God, being a moral judge, must comply with the order of His own judgement. Disobedience and confusion cannot be approved in a moral universe over which He rules. He cannot make light of the breaking of His commandments, but must call transgressors to account, and sentence them to punishment. In fact, in the divine provision of redemption God reveals His hatred of sin and His wrath upon evil. In order to honour His law He has opened the door of reconciliation to sinners.
The fact that atonement exists in many religions
This shows that the conscience of man calls for redemption and is not satisfied with mere repentance for sin. Man seeks atonement, which is by the shedding of sacrificial blood for the sinner.
All these reasons prove the necessity for redemption.
Good works are a moral obligation and must be done, but they do not compensate for sins committed. In other words, they can never be a means of forgiveness for past sins. Christ indicated this truth by his words, When you have done all that is commanded you, say, 'We are unworthy servants; we have only done what was our duty' (Luke 17:10). And the apostle Paul says in Ephesians 2:9, For by grace are ye saved through faith; and this is not your own doing, it is the gift of God - not because of works, lest any man should boast.
As for our possessions, and the health we enjoy, they are from God, and we are merely entrusted with them. When we give generously or offer service, we have not sacrificed anything of our own, or done anything worthy of reward.
David spoke about this in 1 Chronicles 29:14, after he had offered large sums of money for the building of the Temple. He said, Who am I, and what is my people, that we should be able thus to offer willingly? For all things come from thee, and of thy own have we given thee.
The good works which we do are not able to wipe out the insult and affront we have committed against God. His holiness and righteousness and truth are unlimited, thus good works cannot obtain forgiveness for us.
To be in the presence of God demands holiness from us. Without holiness none can ever see God. Good works alone cannot make us holy. Holiness is given to the believer who is born of the Spirit of God. Christ said, Unless one is born of water and the Spirit, he cannot enter the kingdom of God. That which is born of the flesh is flesh, and that which is born of the Spirit is spirit (John 3:5,6).
It goes without saying that prayer is a link with God by conversation with Him and meditation upon His Person.
The sinner is separated from God and his prayer is not acceptable. Therefore, he will not receive an answer. God has said so through the prophet Isaiah. Your iniquities have made a separation between you and your God, and your sins have did His face from you so that He does not hear. For your hands are defiled with blood and your fingers with iniquity; your lips have spoken lies, your tongue mutters wickedness (Isaiah 59:2,3). David also experienced this truth, and said by the Spirit of prophecy, If I had cherished iniquity in my heart, the Lord would not have listened (Psalm 66:18).
Fasting like prayer is a facet of worship. It is an aspect of humility and brokenness before God, but it cannot bring man back to the state of righteousness which he had before he fell. Like prayer, fasting has no power to compensate for the offence of sin to a holy God. So it cannot be a means of forgiveness. God has said in the words of Zechariah the prophet, When you fasted and mourned... was it for me that you fasted? And when you eat and when you drink, do you not eat for yourselves and drink for yourselves? (Zechariah 7:5-6).
Man's salvation is based on redemption. This is no mere philosophic theory but an actual fact necessary to the removal of the burden of sin from fallen man.
We all agree that Adam fell and that his fall involved all mankind for Adam was man's representative in the divine test. For this reason God in love planned the removal of the penalty of sin from man, whom he had created in His likeness, by providing a substitute for him.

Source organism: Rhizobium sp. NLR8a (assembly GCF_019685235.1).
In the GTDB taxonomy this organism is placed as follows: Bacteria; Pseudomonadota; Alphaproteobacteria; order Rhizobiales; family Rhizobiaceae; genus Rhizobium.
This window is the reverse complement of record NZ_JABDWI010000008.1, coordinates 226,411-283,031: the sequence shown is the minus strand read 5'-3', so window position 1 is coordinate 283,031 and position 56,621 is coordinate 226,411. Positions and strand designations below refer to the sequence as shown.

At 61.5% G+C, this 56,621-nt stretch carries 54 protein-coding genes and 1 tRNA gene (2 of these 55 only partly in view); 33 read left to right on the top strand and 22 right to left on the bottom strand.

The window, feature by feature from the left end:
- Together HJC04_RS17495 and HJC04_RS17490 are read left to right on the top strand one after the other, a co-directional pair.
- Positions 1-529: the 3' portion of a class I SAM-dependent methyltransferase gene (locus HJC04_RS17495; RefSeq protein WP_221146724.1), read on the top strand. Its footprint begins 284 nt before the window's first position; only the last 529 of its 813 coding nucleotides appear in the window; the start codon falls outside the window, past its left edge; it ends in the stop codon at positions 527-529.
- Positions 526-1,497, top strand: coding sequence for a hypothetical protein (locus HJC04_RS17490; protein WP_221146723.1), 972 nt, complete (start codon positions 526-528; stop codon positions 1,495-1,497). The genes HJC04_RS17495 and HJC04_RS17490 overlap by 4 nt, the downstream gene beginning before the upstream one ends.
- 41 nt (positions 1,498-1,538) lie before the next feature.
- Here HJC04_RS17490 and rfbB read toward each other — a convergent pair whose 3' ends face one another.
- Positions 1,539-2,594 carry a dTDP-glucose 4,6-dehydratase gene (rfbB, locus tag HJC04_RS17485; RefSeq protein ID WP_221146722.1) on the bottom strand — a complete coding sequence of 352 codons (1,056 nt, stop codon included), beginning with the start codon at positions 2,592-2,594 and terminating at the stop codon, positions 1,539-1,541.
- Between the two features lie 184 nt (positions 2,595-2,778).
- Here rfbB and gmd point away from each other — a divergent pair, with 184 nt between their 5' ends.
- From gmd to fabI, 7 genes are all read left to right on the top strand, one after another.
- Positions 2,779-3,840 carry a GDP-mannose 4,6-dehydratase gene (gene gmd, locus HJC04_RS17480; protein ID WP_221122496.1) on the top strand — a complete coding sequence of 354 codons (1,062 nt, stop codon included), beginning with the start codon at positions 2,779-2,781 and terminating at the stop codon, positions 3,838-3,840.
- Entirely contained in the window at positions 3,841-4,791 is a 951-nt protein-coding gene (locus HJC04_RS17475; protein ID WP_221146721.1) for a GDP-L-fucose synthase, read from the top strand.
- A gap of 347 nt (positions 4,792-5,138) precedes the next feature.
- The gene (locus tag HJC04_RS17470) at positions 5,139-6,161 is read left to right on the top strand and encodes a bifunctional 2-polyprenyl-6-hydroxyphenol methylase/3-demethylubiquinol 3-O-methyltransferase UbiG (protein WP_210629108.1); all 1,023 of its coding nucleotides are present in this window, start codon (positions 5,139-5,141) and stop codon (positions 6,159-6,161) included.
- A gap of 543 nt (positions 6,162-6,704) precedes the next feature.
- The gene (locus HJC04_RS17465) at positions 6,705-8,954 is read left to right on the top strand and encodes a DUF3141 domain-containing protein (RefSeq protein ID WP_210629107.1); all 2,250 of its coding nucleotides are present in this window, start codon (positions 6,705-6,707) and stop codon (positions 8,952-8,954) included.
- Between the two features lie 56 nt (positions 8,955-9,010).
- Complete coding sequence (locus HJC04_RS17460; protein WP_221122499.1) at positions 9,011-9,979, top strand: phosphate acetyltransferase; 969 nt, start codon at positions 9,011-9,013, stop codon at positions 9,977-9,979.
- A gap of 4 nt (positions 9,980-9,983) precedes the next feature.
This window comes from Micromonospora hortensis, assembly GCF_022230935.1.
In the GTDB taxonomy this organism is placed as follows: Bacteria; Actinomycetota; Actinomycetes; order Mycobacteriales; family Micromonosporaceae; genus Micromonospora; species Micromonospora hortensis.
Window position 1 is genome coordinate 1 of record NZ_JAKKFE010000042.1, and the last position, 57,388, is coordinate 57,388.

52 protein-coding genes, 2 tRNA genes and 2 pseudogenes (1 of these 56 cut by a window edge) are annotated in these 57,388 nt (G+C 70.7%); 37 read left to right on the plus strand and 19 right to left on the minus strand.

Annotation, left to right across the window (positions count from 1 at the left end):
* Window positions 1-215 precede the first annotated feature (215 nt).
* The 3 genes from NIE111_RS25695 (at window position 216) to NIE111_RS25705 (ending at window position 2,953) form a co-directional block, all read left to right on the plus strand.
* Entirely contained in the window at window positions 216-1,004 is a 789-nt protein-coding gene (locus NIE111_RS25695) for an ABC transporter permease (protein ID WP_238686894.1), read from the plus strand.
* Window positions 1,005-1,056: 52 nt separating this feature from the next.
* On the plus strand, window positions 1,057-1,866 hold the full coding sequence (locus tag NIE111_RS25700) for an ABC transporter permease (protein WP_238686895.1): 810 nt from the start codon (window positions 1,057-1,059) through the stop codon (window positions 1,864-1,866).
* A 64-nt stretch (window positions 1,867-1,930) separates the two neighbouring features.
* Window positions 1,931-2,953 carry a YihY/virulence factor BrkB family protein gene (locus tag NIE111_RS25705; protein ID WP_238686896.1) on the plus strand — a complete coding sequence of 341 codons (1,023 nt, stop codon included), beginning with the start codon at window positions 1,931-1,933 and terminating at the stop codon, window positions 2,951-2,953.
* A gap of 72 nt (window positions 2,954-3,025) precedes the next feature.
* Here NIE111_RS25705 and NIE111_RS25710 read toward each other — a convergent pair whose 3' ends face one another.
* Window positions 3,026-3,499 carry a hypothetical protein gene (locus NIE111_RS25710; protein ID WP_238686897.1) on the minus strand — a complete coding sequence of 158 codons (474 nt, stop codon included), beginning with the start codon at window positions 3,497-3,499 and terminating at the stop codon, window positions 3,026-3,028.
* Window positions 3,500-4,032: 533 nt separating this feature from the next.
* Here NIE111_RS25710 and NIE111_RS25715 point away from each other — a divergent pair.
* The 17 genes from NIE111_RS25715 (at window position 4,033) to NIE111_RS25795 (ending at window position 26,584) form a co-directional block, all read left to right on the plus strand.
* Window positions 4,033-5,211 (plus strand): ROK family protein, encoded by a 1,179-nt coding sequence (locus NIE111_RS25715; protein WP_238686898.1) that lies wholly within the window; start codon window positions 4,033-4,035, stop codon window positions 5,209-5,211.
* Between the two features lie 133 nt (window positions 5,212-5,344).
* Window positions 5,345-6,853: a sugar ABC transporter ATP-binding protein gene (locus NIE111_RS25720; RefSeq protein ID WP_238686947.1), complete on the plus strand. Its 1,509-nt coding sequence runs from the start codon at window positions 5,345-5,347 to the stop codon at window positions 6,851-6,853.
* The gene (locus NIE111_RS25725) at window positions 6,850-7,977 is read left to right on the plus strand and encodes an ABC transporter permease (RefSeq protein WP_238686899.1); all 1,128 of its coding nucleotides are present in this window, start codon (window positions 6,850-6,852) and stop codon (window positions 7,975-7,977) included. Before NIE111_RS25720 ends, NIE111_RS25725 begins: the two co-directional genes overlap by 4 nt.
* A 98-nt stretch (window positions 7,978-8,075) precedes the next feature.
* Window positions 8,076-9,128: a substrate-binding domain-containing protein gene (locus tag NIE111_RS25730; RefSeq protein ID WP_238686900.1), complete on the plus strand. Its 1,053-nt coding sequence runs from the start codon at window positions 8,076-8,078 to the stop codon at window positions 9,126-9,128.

This substitute must be able to express the power and love of God in order that man might be saved. Such an expression of His love must come from God himself. So God in His love for mankind willed that Christ should participate in a flesh and blood relationship with man, and be a perfect substitute for man or, as the apostle said, a second Adam. Thus the first Adam represented man in the fall, and the second Adam was man's substitute in atonement and redemption.
It was necessary for this representative to pay the full price to remove sin from the world. Christ paid it by His dying on the Cross where He carried our sins in His body. What convinces us of the need of the redemption by the cross, is the offering of blood sacrifices of old, which pointed as a type to Jesus the Lamb of God.
One of the special characteristics of the sacrifice of Christ is that it not only removes sin from man, but heals him of a moral disease. The life of each one who receives Christ the Crucified is renewed. There is born within him a hatred of sin. The Cross especially has opened the eyes of his mind to see the awful work of sin and its terrible punishment.
At this point comes the word of the apostle John saying, If we walk in the light, as He is in the light, we have fellowship with one another, and the blood of Jesus His Son cleanses us from all sin (1 John 1:7).
God shows his love for us in that Christ died for us while we were yet sinners.
after reading this booklet we invite you to answer the following questions.
How many names are there for sin in the Qur'an?
Were Adam and Eve considered sinners in the Qur'an?
Give some Qur'anic references to the sin of our first parents.
Explain the Qur'anic verse, Adam disobeyed his Lord, so he went astray.
What is the definition of sin in Christianity?
How did sin enter the world?
Sin is inherited. Is this true? Prove it.
What is the influence of sin in man?
What is the wage of sin?
How many Qur'anic verses point to atonement?
According to Islam, what is the meaning of atonement?
How did the atonement of sins in Islam come into being?
What is the difference between atonement and forgiveness in Islam?
What are the ways of obtaining forgiveness? How many are there in Islam?
What is the meaning of atonement in Christianity?
How was atonement accomplished in the New Testament?
Is there a need for redemption? Give evidence.
Why does man need salvation?
Prove man's need for salvation according to: reason, the law and morality.
Try to summarise the subject of this booklet by giving a single verse from the Bible.
Copy and paste all questions into the contact form and write the answer below each question.
The Good Way
P.O. BOX 66